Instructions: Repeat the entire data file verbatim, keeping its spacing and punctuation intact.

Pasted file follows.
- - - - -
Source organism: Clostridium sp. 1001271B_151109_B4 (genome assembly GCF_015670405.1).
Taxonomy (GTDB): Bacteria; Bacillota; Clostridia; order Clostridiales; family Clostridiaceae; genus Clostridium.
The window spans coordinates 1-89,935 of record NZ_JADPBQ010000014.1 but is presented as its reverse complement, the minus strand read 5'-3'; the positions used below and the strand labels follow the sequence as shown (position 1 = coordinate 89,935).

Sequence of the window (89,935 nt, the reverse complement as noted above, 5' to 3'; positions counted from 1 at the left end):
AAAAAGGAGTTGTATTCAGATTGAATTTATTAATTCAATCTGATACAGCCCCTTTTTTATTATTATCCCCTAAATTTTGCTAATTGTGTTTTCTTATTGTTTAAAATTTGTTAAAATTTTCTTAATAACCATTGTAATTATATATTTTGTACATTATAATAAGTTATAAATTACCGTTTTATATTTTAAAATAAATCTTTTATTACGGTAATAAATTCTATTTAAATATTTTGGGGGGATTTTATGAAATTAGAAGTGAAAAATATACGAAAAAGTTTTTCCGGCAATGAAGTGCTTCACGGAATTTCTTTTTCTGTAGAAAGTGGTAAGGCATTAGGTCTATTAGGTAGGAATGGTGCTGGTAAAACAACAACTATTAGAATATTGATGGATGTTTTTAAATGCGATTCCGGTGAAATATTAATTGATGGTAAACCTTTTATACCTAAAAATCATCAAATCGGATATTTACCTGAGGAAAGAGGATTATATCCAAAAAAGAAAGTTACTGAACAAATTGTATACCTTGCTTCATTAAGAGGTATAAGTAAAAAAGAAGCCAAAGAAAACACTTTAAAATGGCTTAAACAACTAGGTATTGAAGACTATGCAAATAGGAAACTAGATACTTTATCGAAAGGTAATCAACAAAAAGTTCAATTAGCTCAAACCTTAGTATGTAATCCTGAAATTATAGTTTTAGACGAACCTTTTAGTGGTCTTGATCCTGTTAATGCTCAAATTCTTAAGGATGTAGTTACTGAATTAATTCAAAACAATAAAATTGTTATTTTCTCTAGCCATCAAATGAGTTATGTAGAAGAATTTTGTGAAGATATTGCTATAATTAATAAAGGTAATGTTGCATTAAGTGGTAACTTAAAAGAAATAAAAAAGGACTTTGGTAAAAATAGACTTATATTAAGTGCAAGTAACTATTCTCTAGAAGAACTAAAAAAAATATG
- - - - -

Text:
Source organism: Clostridium sp. 1001271B_151109_B4 (genome assembly GCF_015670405.1).
Taxonomy (GTDB): Bacteria; Bacillota; Clostridia; order Clostridiales; family Clostridiaceae; genus Clostridium.
The window spans coordinates 1-89,935 of record NZ_JADPBQ010000014.1 but is presented as its reverse complement, the minus strand read 5'-3'; the positions used below and the strand labels follow the sequence as shown (position 1 = coordinate 89,935).

Sequence of the window (89,935 nt, the reverse complement as noted above, 5' to 3'; positions counted from 1 at the left end):
AAAAAGGAGTTGTATTCAGATTGAATTTATTAATTCAATCTGATACAGCCCCTTTTTTATTATTATCCCCTAAATTTTGCTAATTGTGTTTTCTTATTGTTTAAAATTTGTTAAAATTTTCTTAATAACCATTGTAATTATATATTTTGTACATTATAATAAGTTATAAATTACCGTTTTATATTTTAAAATAAATCTTTTATTACGGTAATAAATTCTATTTAAATATTTTGGGGGGATTTTATGAAATTAGAAGTGAAAAATATACGAAAAAGTTTTTCCGGCAATGAAGTGCTTCACGGAATTTCTTTTTCTGTAGAAAGTGGTAAGGCATTAGGTCTATTAGGTAGGAATGGTGCTGGTAAAACAACAACTATTAGAATATTGATGGATGTTTTTAAATGCGATTCCGGTGAAATATTAATTGATGGTAAACCTTTTATACCTAAAAATCATCAAATCGGATATTTACCTGAGGAAAGAGGATTATATCCAAAAAAGAAAGTTACTGAACAAATTGTATACCTTGCTTCATTAAGAGGTATAAGTAAAAAAGAAGCCAAAGAAAACACTTTAAAATGGCTTAAACAACTAGGTATTGAAGACTATGCAAATAGGAAACTAGATACTTTATCGAAAGGTAATCAACAAAAAGTTCAATTAGCTCAAACCTTAGTATGTAATCCTGAAATTATAGTTTTAGACGAACCTTTTAGTGGTCTTGATCCTGTTAATGCTCAAATTCTTAAGGATGTAGTTACTGAATTAATTCAAAACAATAAAATTGTTATTTTCTCTAGCCATCAAATGAGTTATGTAGAAGAATTTTGTGAAGATATTGCTATAATTAATAAAGGTAATGTTGCATTAAGTGGTAACTTAAAAGAAATAAAAAAGGACTTTGGTAAAAATAGACTTATATTAAGTGCAAGTAACTATTCTCTAGAAGAACTAAAAAAAATATG